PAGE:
Autoimmune Diseases are a group of conditions that affect your body’s immune system mistakenly attacks your own tissue. Your immune system protects you against germs (viruses and bacteria) in most instances. But in people with an autoimmune disease, their immune systems attack their organs and tissues.
Individual symptoms can differ. However, most auto-immune illnesses cause inflammation that can affect a wide range of body parts from joints and bones to the blood vessels and skin. The inflammation can cause joint pain, deformed joints, the feeling of itching, weakness, difficult breathing, fluid accumulation (edema), delirium, and even death.
A range of between 5% and 10 percent of Americans suffer from an autoimmune disorder. This includes rheumatoid arthritis Crohn’s disease, Lupus, and MS.
Most autoimmune diseases begin during the earliest years of childhood when your immune system is developing. Some sufferers develop symptoms later in life, such as after 50.
Risk factors for autoimmune diseases are believed to be a result of genetics, diet, infections and exposure to chemicals or solvents. Research is still underway to learn more about these risk factors.
The history of your family’s an autoimmune disorder can aid your doctor in making a diagnosis and determine the best treatment for you. Ask your doctor about the health problems that your grandparents and aunts and uncles suffered from.
Rheumatoid is the most common type of autoimmune disease. RA is a long-lasting disease that is often debilitating and can cause stiffness and swelling in joints and connective tissue (synovia).
Other autoimmune diseases are psoriasis and lupus. In these conditions the immune system mistake normal, healthy cells in joints and on your skin for foreign materials, such as fungi or viruses.
A condition known as autoimmune increases your chance of contracting other diseases, like diabetes and heart disease. These diseases can be reduced by eating a balanced diet and exercising regularly, as well as keeping your blood pressure and cholesterol in an acceptable range.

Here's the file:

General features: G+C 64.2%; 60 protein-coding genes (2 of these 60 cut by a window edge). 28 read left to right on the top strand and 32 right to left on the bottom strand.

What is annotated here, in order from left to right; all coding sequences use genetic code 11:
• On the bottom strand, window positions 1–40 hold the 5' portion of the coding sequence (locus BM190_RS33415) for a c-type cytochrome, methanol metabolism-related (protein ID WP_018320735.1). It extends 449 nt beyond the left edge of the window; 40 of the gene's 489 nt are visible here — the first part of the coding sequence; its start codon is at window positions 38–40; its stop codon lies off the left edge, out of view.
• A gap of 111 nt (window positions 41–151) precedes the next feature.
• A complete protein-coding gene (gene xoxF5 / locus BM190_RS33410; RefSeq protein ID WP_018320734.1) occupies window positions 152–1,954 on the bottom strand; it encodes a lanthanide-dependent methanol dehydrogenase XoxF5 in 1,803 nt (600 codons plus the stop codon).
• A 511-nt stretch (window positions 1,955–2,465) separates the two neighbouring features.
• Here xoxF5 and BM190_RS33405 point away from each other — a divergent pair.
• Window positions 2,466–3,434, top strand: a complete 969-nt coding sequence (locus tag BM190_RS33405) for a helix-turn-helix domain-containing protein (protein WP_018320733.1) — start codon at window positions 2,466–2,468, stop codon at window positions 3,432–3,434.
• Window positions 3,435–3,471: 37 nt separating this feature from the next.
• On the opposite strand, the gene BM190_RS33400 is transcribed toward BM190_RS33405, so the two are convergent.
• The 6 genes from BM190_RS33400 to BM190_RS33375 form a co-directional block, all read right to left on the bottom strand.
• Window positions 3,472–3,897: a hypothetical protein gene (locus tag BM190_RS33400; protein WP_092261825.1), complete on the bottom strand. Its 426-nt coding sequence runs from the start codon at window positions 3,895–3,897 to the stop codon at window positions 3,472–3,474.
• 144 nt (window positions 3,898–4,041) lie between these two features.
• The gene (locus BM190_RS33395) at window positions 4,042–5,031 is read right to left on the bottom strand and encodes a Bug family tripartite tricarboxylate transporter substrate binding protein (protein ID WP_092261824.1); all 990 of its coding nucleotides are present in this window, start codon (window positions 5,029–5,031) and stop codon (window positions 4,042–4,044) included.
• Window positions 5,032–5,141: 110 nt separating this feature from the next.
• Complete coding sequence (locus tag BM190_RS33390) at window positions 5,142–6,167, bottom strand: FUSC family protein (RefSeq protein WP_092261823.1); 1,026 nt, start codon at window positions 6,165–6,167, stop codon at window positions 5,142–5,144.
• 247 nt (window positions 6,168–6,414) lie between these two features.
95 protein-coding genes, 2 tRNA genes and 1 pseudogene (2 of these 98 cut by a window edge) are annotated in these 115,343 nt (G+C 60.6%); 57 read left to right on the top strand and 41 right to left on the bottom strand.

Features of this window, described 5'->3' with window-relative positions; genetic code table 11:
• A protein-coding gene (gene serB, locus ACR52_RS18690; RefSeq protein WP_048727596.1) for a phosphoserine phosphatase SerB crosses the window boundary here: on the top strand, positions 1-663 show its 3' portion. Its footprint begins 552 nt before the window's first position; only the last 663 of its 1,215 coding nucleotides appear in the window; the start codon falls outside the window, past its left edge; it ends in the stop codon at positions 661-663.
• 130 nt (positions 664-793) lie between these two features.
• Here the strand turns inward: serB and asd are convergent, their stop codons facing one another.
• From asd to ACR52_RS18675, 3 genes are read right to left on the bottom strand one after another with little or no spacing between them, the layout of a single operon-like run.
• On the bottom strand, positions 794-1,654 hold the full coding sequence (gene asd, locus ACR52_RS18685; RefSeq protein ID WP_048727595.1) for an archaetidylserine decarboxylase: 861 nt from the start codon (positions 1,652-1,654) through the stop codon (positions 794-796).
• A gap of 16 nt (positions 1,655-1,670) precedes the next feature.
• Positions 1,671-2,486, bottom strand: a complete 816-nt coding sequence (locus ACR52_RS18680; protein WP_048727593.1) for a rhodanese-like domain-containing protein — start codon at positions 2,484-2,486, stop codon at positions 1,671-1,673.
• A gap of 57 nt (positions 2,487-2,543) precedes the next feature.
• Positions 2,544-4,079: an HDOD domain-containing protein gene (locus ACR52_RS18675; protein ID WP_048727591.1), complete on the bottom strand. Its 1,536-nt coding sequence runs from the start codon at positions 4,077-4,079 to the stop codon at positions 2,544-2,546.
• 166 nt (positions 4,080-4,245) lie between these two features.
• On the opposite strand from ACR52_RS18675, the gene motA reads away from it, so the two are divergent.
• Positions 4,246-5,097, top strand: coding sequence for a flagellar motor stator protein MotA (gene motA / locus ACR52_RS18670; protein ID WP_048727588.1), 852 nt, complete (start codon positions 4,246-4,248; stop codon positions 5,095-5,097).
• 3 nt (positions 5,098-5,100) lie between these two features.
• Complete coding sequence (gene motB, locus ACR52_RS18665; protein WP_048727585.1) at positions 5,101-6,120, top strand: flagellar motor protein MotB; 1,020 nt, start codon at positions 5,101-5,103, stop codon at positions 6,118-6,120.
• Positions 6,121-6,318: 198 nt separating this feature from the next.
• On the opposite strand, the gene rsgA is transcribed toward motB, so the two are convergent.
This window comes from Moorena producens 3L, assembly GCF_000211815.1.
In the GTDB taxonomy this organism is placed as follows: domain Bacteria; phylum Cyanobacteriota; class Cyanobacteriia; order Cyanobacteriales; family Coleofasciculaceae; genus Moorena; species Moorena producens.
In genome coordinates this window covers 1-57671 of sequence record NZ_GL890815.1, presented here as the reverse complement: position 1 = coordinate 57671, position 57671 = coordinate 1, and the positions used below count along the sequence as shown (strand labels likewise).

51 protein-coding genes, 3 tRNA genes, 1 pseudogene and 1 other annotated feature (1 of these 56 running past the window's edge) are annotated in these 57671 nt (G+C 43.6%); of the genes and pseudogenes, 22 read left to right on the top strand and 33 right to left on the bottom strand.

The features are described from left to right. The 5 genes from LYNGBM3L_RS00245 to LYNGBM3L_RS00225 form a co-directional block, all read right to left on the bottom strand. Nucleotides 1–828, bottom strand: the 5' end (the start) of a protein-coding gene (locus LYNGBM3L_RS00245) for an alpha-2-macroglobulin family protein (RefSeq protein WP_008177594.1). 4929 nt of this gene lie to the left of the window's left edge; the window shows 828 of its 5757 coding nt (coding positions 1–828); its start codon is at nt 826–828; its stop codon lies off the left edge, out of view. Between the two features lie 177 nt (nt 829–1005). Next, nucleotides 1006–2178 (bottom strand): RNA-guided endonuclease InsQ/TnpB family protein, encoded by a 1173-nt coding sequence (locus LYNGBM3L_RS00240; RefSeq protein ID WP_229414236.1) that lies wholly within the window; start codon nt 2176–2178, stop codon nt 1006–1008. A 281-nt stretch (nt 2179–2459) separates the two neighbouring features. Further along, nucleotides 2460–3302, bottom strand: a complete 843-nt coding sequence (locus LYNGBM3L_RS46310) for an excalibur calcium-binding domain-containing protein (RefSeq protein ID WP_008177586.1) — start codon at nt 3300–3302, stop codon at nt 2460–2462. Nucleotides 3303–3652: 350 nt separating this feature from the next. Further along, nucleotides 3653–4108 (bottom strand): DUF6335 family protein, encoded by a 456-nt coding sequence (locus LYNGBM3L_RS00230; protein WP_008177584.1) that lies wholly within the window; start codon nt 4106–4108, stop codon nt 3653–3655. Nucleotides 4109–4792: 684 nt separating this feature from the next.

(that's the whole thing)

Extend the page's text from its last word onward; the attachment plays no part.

If you suffer from one of these autoimmune diseases, see your healthcare provider as soon as you can to receive an assessment and treatment plan. Early treatment can reduce symptoms and improve quality of your life.
To confirm that you suffer from an autoimmune condition, your doctor may order laboratory tests. This includes blood tests, a urine analysis and a physical examination.
Your doctor will review your medical records and take a thorough look at your symptoms to identify an autoimmune disorder. They will also ask questions about your lifestyle and what caused the symptoms.
It is crucial to monitor and keep track of your autoimmune symptoms as they can change in time. It’s also important to share your notes with your doctor so that they can assist you in making the most of your treatment plan.
In some autoimmune conditions like psoriasis or Rheumatoid Arthritis, your doctor may prescribe medications to slow down your immune system and ease inflammation. These are referred to as immunosuppressants.
Your doctor might also recommend surgery to treat your autoimmune disease. For instance, people suffering from inflammatory bowel disease might need a procedure to remove the colon’s part and create an internal pouch, called an ileostomy. This surgery is less permanent than a colectomy and is possible to perform when the disease is not severe.